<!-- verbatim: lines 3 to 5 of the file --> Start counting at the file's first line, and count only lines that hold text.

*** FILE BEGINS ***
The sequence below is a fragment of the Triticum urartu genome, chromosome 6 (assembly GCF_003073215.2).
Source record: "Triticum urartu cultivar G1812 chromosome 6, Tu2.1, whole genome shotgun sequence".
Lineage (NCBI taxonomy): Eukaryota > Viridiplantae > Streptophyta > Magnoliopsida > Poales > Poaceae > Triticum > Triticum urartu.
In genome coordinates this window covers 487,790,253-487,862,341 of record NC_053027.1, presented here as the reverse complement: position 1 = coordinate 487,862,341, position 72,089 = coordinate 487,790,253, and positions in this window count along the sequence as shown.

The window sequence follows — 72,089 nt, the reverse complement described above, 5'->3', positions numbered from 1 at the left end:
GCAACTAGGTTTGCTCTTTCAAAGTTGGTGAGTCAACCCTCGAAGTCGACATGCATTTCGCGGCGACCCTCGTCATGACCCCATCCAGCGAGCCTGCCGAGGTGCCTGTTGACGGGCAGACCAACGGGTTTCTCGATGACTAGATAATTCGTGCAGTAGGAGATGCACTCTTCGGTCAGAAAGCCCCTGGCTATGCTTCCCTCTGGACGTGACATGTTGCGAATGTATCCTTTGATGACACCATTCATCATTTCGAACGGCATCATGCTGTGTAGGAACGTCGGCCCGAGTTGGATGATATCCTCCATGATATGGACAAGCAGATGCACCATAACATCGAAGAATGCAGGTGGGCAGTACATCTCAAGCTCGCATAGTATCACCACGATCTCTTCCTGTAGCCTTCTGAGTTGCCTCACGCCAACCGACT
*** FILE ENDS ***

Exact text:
Lineage (NCBI taxonomy): Eukaryota > Viridiplantae > Streptophyta > Magnoliopsida > Poales > Poaceae > Triticum > Triticum urartu.
In genome coordinates this window covers 487,790,253-487,862,341 of record NC_053027.1, presented here as the reverse complement: position 1 = coordinate 487,862,341, position 72,089 = coordinate 487,790,253, and positions in this window count along the sequence as shown.

The window sequence follows — 72,089 nt, the reverse complement described above, 5'->3', positions numbered from 1 at the left end: